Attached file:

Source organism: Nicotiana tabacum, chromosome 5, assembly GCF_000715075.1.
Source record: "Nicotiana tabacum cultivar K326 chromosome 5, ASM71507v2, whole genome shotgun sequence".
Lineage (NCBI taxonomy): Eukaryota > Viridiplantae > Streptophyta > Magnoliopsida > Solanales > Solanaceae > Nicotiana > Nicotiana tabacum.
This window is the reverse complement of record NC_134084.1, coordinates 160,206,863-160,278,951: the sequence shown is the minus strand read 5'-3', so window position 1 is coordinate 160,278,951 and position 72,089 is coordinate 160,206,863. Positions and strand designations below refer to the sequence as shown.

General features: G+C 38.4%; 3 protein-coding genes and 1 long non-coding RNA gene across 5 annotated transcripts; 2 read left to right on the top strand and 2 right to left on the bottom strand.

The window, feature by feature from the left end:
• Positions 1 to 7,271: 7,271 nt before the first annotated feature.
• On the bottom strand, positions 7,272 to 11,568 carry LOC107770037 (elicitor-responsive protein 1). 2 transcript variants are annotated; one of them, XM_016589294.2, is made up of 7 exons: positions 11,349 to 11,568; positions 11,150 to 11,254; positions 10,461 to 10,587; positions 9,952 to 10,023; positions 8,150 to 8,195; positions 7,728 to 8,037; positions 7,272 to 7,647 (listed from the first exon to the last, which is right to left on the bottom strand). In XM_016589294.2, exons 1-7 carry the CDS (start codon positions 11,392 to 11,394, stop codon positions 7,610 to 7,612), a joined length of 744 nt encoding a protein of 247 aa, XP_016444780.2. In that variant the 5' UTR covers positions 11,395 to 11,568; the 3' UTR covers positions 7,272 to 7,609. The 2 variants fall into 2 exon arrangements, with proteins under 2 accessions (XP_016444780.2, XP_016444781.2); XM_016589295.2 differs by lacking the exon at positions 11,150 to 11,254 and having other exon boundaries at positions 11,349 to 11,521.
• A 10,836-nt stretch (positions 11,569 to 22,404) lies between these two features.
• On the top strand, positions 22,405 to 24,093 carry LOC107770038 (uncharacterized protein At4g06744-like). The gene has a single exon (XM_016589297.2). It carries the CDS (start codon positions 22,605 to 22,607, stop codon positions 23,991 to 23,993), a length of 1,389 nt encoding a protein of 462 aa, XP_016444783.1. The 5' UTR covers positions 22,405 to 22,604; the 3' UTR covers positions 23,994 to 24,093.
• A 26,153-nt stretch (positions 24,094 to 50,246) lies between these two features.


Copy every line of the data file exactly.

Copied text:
Source organism: Nicotiana tabacum, chromosome 5, assembly GCF_000715075.1.
Source record: "Nicotiana tabacum cultivar K326 chromosome 5, ASM71507v2, whole genome shotgun sequence".
Lineage (NCBI taxonomy): Eukaryota > Viridiplantae > Streptophyta > Magnoliopsida > Solanales > Solanaceae > Nicotiana > Nicotiana tabacum.
This window is the reverse complement of record NC_134084.1, coordinates 160,206,863-160,278,951: the sequence shown is the minus strand read 5'-3', so window position 1 is coordinate 160,278,951 and position 72,089 is coordinate 160,206,863. Positions and strand designations below refer to the sequence as shown.

General features: G+C 38.4%; 3 protein-coding genes and 1 long non-coding RNA gene across 5 annotated transcripts; 2 read left to right on the top strand and 2 right to left on the bottom strand.

The window, feature by feature from the left end:
• Positions 1 to 7,271: 7,271 nt before the first annotated feature.
• On the bottom strand, positions 7,272 to 11,568 carry LOC107770037 (elicitor-responsive protein 1). 2 transcript variants are annotated; one of them, XM_016589294.2, is made up of 7 exons: positions 11,349 to 11,568; positions 11,150 to 11,254; positions 10,461 to 10,587; positions 9,952 to 10,023; positions 8,150 to 8,195; positions 7,728 to 8,037; positions 7,272 to 7,647 (listed from the first exon to the last, which is right to left on the bottom strand). In XM_016589294.2, exons 1-7 carry the CDS (start codon positions 11,392 to 11,394, stop codon positions 7,610 to 7,612), a joined length of 744 nt encoding a protein of 247 aa, XP_016444780.2. In that variant the 5' UTR covers positions 11,395 to 11,568; the 3' UTR covers positions 7,272 to 7,609. The 2 variants fall into 2 exon arrangements, with proteins under 2 accessions (XP_016444780.2, XP_016444781.2); XM_016589295.2 differs by lacking the exon at positions 11,150 to 11,254 and having other exon boundaries at positions 11,349 to 11,521.
• A 10,836-nt stretch (positions 11,569 to 22,404) lies between these two features.
• On the top strand, positions 22,405 to 24,093 carry LOC107770038 (uncharacterized protein At4g06744-like). The gene has a single exon (XM_016589297.2). It carries the CDS (start codon positions 22,605 to 22,607, stop codon positions 23,991 to 23,993), a length of 1,389 nt encoding a protein of 462 aa, XP_016444783.1. The 5' UTR covers positions 22,405 to 22,604; the 3' UTR covers positions 23,994 to 24,093.
• A 26,153-nt stretch (positions 24,094 to 50,246) lies between these two features.